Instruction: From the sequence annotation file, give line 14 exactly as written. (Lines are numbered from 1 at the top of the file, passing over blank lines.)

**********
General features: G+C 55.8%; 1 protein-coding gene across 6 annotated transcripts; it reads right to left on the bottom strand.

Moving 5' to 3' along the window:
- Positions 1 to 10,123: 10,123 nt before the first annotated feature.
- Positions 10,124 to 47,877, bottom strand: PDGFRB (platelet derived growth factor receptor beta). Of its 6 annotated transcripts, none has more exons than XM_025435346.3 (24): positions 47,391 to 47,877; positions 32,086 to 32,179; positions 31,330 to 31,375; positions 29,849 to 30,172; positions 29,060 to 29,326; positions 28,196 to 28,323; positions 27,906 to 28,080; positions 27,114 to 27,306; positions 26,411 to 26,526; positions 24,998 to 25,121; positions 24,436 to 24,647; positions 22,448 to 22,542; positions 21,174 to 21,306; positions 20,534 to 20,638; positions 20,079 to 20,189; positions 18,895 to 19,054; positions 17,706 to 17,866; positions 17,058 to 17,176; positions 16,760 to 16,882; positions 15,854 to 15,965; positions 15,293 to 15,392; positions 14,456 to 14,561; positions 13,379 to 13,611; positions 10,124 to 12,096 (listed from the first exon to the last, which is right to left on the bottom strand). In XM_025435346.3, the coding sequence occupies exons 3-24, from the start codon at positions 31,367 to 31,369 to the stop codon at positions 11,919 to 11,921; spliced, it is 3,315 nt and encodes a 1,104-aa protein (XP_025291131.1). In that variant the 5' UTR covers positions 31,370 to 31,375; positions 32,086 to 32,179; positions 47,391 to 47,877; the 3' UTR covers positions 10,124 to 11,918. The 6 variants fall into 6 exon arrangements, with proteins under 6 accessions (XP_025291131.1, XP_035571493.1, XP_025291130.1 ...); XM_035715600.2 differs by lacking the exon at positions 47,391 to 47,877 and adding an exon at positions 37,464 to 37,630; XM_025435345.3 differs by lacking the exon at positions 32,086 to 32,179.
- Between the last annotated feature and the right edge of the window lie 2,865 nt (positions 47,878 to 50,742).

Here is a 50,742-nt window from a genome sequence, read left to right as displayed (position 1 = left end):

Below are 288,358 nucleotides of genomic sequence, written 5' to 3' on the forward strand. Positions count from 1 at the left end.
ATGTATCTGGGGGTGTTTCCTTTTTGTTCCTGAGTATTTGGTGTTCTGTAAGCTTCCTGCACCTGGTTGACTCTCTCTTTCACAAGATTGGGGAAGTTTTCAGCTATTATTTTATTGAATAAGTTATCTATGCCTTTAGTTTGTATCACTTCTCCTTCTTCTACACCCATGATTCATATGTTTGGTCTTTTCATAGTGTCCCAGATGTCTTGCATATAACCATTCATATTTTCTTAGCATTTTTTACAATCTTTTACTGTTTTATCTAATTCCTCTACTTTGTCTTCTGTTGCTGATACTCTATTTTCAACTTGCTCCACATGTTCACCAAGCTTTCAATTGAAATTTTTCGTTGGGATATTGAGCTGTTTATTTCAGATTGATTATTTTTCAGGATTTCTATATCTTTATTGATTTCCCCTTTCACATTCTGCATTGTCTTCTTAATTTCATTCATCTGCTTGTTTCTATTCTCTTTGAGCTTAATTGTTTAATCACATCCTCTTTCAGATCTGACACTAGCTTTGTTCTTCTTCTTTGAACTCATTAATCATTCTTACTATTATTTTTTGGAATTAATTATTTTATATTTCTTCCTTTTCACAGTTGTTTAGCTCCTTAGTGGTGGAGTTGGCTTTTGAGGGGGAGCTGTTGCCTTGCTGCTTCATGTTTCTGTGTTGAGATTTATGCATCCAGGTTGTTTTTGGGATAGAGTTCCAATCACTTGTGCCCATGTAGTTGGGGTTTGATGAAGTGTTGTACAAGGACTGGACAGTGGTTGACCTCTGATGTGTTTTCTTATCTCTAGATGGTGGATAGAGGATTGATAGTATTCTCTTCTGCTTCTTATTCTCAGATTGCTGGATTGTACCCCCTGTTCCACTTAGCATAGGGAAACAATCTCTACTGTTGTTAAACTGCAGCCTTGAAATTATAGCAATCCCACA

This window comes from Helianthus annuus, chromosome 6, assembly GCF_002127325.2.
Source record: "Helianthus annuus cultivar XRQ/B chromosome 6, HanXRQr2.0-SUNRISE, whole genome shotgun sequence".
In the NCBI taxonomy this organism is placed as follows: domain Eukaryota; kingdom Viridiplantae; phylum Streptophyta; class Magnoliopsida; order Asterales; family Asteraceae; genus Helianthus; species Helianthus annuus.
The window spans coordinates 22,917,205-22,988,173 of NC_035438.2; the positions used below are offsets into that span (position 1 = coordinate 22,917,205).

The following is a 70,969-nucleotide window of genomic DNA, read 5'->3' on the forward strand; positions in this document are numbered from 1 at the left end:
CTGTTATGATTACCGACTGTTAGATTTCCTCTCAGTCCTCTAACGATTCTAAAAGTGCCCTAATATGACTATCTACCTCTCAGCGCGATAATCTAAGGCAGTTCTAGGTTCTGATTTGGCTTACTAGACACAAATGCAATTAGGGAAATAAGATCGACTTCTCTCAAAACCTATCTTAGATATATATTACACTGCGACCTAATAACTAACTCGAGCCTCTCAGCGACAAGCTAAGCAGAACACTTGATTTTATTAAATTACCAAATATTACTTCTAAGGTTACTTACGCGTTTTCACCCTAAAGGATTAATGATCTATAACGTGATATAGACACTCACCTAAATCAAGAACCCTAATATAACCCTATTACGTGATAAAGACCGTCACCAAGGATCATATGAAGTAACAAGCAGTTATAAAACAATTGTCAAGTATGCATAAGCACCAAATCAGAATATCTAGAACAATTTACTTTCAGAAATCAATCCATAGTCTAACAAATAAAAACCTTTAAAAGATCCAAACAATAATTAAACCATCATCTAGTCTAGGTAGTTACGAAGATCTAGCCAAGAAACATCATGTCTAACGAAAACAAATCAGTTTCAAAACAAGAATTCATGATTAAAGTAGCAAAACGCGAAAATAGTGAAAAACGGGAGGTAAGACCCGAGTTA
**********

CTGTTATGATTACCGACTGTTAGATTTCCTCTCAGTCCTCTAACGATTCTAAAAGTGCCCTAATATGACTATCTACCTCTCAGCGCGATAATCTAAGGCAGTTCTAGGTTCTGATTTGGCTTACTAGACACAAATGCAATTAGGGAAATAAGATCGACTTCTCTCAAAACCTATCTTAGATATATATTACACTGCGACCTAATAACTAACTCGAGCCTCTCAGCGACAAGCTAAGCAGAACACTTGATTTTATTAAATTACCAAATATTACTTCTAAGGTTACTTACGCGTTTTCACCCTAAAGGATTAATGATCTATAACGTGATATAGACACTCACCTAAATCAAGAACCCTAATATAACCCTATTACGTGATAAAGACCGTCACCAAGGATCATATGAAGTAACAAGCAGTTATAAAACAATTGTCAAGTATGCATAAGCACCAAATCAGAATATCTAGAACAATTTACTTTCAGAAATCAATCCATAGTCTAACAAATAAAAACCTTTAAAAGATCCAAACAATAATTAAACCATCATCTAGTCTAGGTAGTTACGAAGATCTAGCCAAGAAACATCATGTCTAACGAAAACAAATCAGTTTCAAAACAAGAATTCATGATTAAAGTAGCAAAACGCGAAAATAGTGAAAAACGGGAGGTAAGACCCGAGTTA